Thousands of people forced to abandon their homes in the wake of Hurricane Katrina are now on the move again as Hurricane Rita approaches.
The city of Houston, Texas, which took in many of the evacuees from New Orleans, has been served with its own evacuation order ahead of the storm.
The BBC News website spoke to two families now enduring their second upheaval in less than a month.
Eric Falkins moved with his mother, his sister and her one-year-old baby from the Reliant Park convention centre in Houston to a house in the city two days ago.
He is now afraid the family, who were among the thousands trapped for days in the New Orleans Superdome, may be stranded in the path of another hurricane.
Eric Falkins says he sees no way to leave Houston without transport
"We are still in Houston," he said. "We don't have no transport. We'll have to find a bus. We are worried - we don't want to move again.
"They haven't given us no help, so my mother left. We don't want to keep moving, we want to go back to New Orleans."
Mr Falkins said he had been watching warnings about Hurricane Rita on television but had been given no practical advice on how to get out of Houston.
All his family have to carry with them are two television sets and some clothes.
He said: "When the first hurricane came, Katrina, everybody thought it was a joke. It might happen the same way this time. I'm worried about it - I have no transportation.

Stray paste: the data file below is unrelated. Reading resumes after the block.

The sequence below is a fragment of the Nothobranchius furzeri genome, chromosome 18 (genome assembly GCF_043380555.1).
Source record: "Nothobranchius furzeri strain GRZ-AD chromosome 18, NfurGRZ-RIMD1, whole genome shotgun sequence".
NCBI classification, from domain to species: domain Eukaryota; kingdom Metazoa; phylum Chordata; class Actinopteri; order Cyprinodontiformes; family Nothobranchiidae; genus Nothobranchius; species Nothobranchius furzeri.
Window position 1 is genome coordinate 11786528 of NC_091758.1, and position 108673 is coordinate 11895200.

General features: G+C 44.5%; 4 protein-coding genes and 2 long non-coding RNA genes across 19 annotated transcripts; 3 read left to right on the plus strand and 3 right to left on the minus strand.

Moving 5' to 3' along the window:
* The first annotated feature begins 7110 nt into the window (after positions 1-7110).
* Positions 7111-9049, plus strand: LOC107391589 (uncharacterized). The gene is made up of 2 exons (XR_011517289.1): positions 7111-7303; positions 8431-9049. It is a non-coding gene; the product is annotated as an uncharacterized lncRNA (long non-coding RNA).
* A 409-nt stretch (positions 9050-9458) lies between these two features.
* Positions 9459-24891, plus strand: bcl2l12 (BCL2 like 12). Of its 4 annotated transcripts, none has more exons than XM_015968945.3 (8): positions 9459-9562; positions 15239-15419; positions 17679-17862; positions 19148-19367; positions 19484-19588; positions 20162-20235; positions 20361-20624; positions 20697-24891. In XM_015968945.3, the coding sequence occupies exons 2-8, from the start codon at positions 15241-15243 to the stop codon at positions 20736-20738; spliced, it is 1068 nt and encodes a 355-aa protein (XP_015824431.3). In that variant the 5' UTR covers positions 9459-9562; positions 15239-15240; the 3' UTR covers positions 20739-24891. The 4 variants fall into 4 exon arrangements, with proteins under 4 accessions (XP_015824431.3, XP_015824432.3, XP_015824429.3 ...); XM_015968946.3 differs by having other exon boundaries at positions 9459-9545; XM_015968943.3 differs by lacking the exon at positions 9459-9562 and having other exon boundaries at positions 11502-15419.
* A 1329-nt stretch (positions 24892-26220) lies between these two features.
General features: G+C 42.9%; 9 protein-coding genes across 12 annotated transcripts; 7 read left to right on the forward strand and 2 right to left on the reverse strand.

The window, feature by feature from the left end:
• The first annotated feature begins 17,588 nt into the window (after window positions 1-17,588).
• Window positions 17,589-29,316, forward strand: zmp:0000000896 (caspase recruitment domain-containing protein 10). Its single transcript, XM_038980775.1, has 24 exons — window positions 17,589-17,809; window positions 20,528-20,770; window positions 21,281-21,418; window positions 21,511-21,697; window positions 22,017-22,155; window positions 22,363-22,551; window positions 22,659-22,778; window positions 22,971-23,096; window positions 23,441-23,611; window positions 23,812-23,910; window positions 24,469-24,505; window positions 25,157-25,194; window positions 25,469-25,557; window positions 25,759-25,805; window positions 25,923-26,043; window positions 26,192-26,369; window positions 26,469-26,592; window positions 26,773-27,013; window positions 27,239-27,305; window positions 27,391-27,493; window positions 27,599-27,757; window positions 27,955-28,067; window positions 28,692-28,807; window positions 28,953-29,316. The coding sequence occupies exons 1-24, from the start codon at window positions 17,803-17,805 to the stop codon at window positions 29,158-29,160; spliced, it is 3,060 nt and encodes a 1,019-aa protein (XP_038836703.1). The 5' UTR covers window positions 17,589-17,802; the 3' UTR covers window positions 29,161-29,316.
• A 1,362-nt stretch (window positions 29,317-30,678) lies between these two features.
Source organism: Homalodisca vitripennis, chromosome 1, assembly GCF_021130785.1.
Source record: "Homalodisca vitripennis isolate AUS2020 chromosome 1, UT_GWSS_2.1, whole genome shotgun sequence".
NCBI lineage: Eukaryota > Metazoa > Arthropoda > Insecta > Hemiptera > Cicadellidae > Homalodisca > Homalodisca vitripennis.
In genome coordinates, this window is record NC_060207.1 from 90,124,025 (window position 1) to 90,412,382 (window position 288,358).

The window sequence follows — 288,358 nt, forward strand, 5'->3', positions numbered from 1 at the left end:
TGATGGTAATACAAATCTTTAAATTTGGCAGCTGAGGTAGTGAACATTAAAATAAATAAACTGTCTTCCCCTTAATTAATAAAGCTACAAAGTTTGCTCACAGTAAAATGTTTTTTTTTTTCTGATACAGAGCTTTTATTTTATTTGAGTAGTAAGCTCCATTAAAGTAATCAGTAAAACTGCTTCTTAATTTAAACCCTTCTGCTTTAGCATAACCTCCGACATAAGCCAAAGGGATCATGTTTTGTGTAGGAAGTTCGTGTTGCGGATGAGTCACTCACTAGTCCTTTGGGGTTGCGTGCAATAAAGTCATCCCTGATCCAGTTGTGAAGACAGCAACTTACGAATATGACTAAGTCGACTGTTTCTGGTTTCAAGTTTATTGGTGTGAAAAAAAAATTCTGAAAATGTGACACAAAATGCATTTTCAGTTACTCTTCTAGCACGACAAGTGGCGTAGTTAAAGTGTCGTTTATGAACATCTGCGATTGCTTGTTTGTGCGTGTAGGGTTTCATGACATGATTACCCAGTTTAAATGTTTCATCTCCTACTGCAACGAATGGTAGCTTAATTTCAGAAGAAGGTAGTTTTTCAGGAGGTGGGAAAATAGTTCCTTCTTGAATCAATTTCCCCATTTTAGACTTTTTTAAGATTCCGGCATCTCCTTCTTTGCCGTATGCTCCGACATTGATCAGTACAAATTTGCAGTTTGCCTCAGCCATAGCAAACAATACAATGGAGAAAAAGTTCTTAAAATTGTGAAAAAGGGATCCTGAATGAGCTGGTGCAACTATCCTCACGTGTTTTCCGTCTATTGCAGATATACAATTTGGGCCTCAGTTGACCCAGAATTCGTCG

"In New Orleans we could hear the roof coming in over our heads. We don't want to have that experience again. The Superdome was hell.
"We don't want to go back to another shelter - you don't get treated right in the shelters."
Peaches White, from the 7th district of New Orleans, left the Reliant Park convention centre two days ago.
Peaches White says her daughters have opted to stay in Houston
When the authorities told the Katrina evacuees they had to move again, most people opted to climb on a bus to Arkansas, she said.
However, she decided to head for Jackson, Mississippi, because it is closer to her beloved home city.
"I've just brought my two nephews. One of them is 16 and the other 17," she said.
But she is concerned for her two daughters. They have opted to stay behind in Houston despite the hurricane warnings because they have been given houses there.
Mrs White is considering buying another bus ticket to take her on to Atlanta, where she hopes more housing may be available.
"We keep moving but everybody is nice with their hospitality," she said. "People have helped us with stuff."